The project has demonstrated the capability to manage the energy demands of novel future capabilities such as the Dragonfire Laser Directed Energy Weapon (LDEW) currently being developed by Dstl & industry.The Flywheel Energy Storage System (FESS) uses innovative high-speed & lightweight flywheels to provide high-power electrical pulses that these future systems require, reducing the impact of these systems to the rest of the ship, while avoiding the widely reported safety concern around battery-based systems.Fundamental to the success of the project has been the collaborative testing of the FESS at both UK and US facilities. This was undertaken under the Advanced Electric Power and Propulsion Project Arrangement (AEP3), an arrangement between Dstl and DE&S in the UK, and NAVSEA’s Electric Ship Office and the Office of Naval Research (ONR) in the USA. USA testing was also supported by US Coalition Warfare Program (CWP) funding.Both nations utilised a Power Hardware-In-the-Loop (PHIL) approach, where a ‘real’ FESS was integrated into a virtual ship power system emulating a RN ship operating in real-time. This approach offers a cost effective way to develop the hardware and de-risk its integration into a real ship, as well as to develop control and operating approaches.After testing the FESS at the Florida State University’s (FSU) CAPs facility, the FESS was brought back to the UK and tested at the Power Networks Demonstration Centre (PNDC) in Scotland. This has allowed the UK to develop its PHIL capabilities and allowed both nations to validate their facilities and models against each other.This work forms part of a planned wider de-risking activity to enable the RN to successfully integrate future energy intensive loads.Andrew Tate from Dstl, said: This project gave us a great opportunity to showcase the Power Hardware in the Loop (PHIL) test-bed that we’ve developed at PNDC. This test bed lets us connect real-world hardware, like the FESS, to simulated naval platforms to evaluate the impact on the ship during different operational scenarios. This testing can accelerate equipment development, de-risk integration challenges, and limit the need for costly shore demonstrators. In the case of the flywheel the 2-stage testing at PNDC, and coordinated product development with the supplier, has resulted in a significant improvement in the responsiveness and stability of the FESS system. Kyle Jennett, the PNDC MOD programme Technical Lead said: This technology was originally developed by the Williams F1 team and was brought to us for potential use in Defence. We saw an attractive option to bolster defence capability through the provision of more robust and futureproof power systems for naval ships. The development of FESS and the close working we have achieved with DE&S, GKN, PNDC and our US partners has now provided a significant addition benefit in the development of real-time modelling capability and PHIL testing facilities at PNDC.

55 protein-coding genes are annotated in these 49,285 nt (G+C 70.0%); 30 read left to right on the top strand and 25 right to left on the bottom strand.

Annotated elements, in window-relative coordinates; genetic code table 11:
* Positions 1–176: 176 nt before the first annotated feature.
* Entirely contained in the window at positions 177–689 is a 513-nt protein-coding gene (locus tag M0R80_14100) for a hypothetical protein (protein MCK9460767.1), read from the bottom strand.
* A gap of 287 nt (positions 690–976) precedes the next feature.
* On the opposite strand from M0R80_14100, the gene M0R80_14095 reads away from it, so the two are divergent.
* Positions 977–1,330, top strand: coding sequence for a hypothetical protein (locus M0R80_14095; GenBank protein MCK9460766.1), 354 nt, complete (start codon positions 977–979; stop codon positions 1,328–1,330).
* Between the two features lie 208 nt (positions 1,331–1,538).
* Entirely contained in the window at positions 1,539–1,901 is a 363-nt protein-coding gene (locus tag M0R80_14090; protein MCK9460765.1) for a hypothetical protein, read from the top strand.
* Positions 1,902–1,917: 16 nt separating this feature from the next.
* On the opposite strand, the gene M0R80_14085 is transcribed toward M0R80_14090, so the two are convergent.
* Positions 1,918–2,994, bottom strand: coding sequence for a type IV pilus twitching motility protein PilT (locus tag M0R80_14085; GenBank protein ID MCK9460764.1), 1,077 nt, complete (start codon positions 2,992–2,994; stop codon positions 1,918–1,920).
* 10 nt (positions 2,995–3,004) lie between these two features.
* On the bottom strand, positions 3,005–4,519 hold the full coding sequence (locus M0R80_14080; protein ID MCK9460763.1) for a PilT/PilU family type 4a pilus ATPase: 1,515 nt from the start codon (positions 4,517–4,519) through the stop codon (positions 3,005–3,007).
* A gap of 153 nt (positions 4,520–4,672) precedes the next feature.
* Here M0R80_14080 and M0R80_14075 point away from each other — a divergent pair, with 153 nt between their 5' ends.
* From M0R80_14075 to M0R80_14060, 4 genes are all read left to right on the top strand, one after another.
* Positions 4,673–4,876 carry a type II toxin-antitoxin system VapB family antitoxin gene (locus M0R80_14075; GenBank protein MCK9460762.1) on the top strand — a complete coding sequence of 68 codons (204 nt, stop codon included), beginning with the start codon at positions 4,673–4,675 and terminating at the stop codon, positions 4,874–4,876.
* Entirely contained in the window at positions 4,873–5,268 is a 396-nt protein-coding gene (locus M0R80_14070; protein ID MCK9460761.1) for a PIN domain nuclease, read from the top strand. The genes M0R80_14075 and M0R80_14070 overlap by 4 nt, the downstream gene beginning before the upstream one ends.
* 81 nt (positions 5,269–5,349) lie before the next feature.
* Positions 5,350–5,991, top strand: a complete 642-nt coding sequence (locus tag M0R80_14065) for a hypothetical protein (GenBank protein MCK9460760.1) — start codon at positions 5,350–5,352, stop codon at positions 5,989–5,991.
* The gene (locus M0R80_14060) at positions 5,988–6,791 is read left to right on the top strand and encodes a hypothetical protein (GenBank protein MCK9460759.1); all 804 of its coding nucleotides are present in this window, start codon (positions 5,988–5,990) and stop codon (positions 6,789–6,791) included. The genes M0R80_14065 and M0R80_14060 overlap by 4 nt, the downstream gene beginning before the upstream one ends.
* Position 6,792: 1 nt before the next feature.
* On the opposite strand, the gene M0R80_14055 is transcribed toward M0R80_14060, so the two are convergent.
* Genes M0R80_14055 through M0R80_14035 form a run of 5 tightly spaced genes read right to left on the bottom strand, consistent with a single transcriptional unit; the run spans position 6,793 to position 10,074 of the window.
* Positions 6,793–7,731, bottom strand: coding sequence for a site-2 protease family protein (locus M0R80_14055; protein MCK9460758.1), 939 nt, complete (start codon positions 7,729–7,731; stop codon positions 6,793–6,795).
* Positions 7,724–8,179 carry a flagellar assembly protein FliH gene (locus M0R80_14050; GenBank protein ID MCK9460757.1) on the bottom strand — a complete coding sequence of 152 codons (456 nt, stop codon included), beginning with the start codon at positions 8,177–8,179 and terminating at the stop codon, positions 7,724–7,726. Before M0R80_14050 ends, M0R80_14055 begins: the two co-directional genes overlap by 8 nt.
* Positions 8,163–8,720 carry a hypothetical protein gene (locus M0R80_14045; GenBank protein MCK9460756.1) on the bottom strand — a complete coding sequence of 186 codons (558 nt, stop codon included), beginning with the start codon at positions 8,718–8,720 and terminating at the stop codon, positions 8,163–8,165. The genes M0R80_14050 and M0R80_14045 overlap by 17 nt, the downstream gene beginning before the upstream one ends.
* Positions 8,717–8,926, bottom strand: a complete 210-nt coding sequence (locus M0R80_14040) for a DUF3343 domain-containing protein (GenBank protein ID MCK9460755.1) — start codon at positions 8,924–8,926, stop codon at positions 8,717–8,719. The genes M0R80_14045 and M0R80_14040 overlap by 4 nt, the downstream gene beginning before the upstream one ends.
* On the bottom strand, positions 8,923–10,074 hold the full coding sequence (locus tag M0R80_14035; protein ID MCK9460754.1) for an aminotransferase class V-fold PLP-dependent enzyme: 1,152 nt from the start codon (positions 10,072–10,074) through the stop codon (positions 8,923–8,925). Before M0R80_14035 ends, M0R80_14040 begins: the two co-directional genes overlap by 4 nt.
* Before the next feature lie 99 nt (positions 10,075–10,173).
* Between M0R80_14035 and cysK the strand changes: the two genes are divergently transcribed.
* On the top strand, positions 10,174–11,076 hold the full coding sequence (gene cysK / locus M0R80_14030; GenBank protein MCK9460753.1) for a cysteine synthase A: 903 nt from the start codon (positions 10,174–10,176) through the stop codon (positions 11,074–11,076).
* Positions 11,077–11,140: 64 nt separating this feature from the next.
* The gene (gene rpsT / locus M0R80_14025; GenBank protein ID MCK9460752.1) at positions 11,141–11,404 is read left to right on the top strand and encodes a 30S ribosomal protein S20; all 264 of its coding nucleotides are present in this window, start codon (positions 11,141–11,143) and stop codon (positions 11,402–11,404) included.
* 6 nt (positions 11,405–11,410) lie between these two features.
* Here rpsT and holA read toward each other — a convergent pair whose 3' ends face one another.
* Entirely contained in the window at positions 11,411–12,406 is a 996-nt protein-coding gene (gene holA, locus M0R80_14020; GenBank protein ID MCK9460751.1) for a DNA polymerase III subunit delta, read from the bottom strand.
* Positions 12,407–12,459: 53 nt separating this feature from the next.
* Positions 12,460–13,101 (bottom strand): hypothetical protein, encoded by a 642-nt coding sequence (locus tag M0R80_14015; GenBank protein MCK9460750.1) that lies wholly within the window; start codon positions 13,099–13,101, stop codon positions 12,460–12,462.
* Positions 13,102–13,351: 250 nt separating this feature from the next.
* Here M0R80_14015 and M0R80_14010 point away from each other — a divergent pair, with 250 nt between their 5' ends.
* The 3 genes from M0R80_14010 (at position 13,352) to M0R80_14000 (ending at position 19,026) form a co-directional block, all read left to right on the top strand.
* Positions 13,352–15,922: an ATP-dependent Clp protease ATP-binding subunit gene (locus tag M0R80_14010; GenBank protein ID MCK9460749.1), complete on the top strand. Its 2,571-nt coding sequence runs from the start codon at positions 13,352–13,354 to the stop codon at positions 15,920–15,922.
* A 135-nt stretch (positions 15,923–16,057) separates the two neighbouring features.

continue reading » If you’re like most leaders, you spend your days rushing around dealing with emergencies, challenges, meetings and emails. Your days seem like a blur, and you struggle to articulate what you accomplished in your 10-plus hours at the office. But this doesn’t have to be the norm.One of the biggest challenges leaders face at work are interruptions. Phone calls and texts, emails pinging all day, employees dropping in for “a quick question”—these interruptions take a serious toll on your productivity. Experts say the typical office worker wastes 40 to 60 percent of their day on interruptions.There are a plethora of distractions that impede getting real work done. As an entrepreneur, my office is in my house. There are no people there during the work day, but there are dishes in the sink, toys on the floor and papers to be filed. Even looking at these distractions hinders my focus and concentration. When I have a big project or an article to write (like this one) that requires me to focus, I often go to a coffee shop so I can get in the zone and not get distracted by non-urgent things. Surprisingly, the buzz of the coffee shop also helps my concentration. I get more done in two hours there than I do all day in my office. 8SHARESShareShareSharePrintMailGooglePinterestDiggRedditStumbleuponDeliciousBufferTumblr